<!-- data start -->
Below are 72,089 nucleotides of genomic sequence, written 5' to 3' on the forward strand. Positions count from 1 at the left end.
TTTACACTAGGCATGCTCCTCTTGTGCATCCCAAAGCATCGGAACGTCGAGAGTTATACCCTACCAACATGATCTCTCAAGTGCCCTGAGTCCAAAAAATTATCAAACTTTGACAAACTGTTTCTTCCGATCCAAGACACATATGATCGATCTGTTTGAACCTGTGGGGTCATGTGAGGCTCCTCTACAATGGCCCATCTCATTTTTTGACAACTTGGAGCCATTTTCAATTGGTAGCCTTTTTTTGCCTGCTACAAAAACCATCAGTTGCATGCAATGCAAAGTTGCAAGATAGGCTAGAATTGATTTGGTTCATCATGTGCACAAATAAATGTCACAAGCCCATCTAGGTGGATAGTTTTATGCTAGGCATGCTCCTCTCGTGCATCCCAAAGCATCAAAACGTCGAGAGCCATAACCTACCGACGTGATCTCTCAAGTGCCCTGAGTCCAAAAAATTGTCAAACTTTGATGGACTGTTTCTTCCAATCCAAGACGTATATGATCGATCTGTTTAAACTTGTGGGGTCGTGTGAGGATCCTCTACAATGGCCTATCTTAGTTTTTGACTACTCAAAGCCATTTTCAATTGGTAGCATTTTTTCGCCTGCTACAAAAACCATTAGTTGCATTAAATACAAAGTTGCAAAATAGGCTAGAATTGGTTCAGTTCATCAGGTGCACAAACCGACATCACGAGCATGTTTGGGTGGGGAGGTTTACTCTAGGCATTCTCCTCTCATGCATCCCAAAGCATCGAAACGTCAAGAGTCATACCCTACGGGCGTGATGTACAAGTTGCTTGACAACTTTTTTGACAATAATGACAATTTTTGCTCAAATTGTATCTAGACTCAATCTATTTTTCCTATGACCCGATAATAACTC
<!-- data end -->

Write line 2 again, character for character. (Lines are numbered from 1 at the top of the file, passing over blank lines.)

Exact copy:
TTTACACTAGGCATGCTCCTCTTGTGCATCCCAAAGCATCGGAACGTCGAGAGTTATACCCTACCAACATGATCTCTCAAGTGCCCTGAGTCCAAAAAATTATCAAACTTTGACAAACTGTTTCTTCCGATCCAAGACACATATGATCGATCTGTTTGAACCTGTGGGGTCATGTGAGGCTCCTCTACAATGGCCCATCTCATTTTTTGACAACTTGGAGCCATTTTCAATTGGTAGCCTTTTTTTGCCTGCTACAAAAACCATCAGTTGCATGCAATGCAAAGTTGCAAGATAGGCTAGAATTGATTTGGTTCATCATGTGCACAAATAAATGTCACAAGCCCATCTAGGTGGATAGTTTTATGCTAGGCATGCTCCTCTCGTGCATCCCAAAGCATCAAAACGTCGAGAGCCATAACCTACCGACGTGATCTCTCAAGTGCCCTGAGTCCAAAAAATTGTCAAACTTTGATGGACTGTTTCTTCCAATCCAAGACGTATATGATCGATCTGTTTAAACTTGTGGGGTCGTGTGAGGATCCTCTACAATGGCCTATCTTAGTTTTTGACTACTCAAAGCCATTTTCAATTGGTAGCATTTTTTCGCCTGCTACAAAAACCATTAGTTGCATTAAATACAAAGTTGCAAAATAGGCTAGAATTGGTTCAGTTCATCAGGTGCACAAACCGACATCACGAGCATGTTTGGGTGGGGAGGTTTACTCTAGGCATTCTCCTCTCATGCATCCCAAAGCATCGAAACGTCAAGAGTCATACCCTACGGGCGTGATGTACAAGTTGCTTGACAACTTTTTTGACAATAATGACAATTTTTGCTCAAATTGTATCTAGACTCAATCTATTTTTCCTATGACCCGATAATAACTC